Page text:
When applying for a nursing position, an attractive cover letter can make a difference in helping your application/resume see the light of day with a nurse recruiter. The purpose of a cover letter is state why you are applying for the position, and why you are a good fit. If your cover letter is seen by a human, the reader will spend about 30 seconds tops skimming. Your pitch should be no more than 2 paragraphs. Don’t restate your resume. You must get to the point quickly and succinctly.
I am not giving you a template for your cover letter. A quick Google search will net you hundreds of them. What I am going to do here is give you some tips on what should be included in your cover letter to give it maximum impact.
Most large institutions have their application process online. After filling out the application, often there is an opportunity to attach your cover letter.
If you submit your application and cover letter online, the HR computer might scan for “keywords” in your cover letter.
The Anatomy of the Cover Letter
Do you address it to a specific person?
Yes, if you know the intended recipient, such a nurse recruiter. If you don’t know who the nurse recruiter is, a little research can go a long way. A simple call to the human resources department might yield the answer. A cover letter can have more impact if the greeting is directed a specific person.
If you don’t have a specific person to address the letter, than I recommend just starting in with the body of the letter. Don’t start with “To Whom it May Concern” or the like.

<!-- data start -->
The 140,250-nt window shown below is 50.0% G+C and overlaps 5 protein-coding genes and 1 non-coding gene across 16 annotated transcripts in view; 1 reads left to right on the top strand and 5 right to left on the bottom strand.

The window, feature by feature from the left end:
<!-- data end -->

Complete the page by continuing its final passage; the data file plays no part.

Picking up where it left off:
Dear (Insert name here), = YES, for maximum impact.
To Whom It May Concern, = NO, better to just skip it.
The First Paragraph
The first paragraph of your cover letter should state the position you are applying for and why you are interested in that position. Remember key words:
- Use the name of the unit
- Drop the name of someone you know who works there
- Weave in the nurse manager’s name if you can
- Every unit has a mission statement, state how you want to support it
The Second Paragraph
The second paragraph is where you clearly state why you would be a good fit for that particular unit. Include your best skills/attributes. Remember keywords:
- I am a team player
- I support evidence based best practice
- I am enthusiastic
- I am a fast learner
- I believe in providing top-notch customer service
(Insert name here),(Your credentials, ie: BSN, RN, CCRN, etc.)
You get the picture right? Keywords in a cover letter work. Some HR departments have technology to scan a cover letter and flag when certain keywords are found. I know of someone who scored an interview because her letter had terms the HR computer flagged positive. Keywords that triggered the response were the name of the unit, and the name of the unit’s manager. That cover letter helped get the nurses resume/application on to the nurse recruiters desk.
Don’t overlook the power of a well crafted cover letter. The purpose of the letter is to get the reader’s attention, but the letter has to be seen and that is where keywords help. If the cover letter does its job, the reader will want to look at your resume/application. Remember keep it brief, get to the point, and put your best foot forward.
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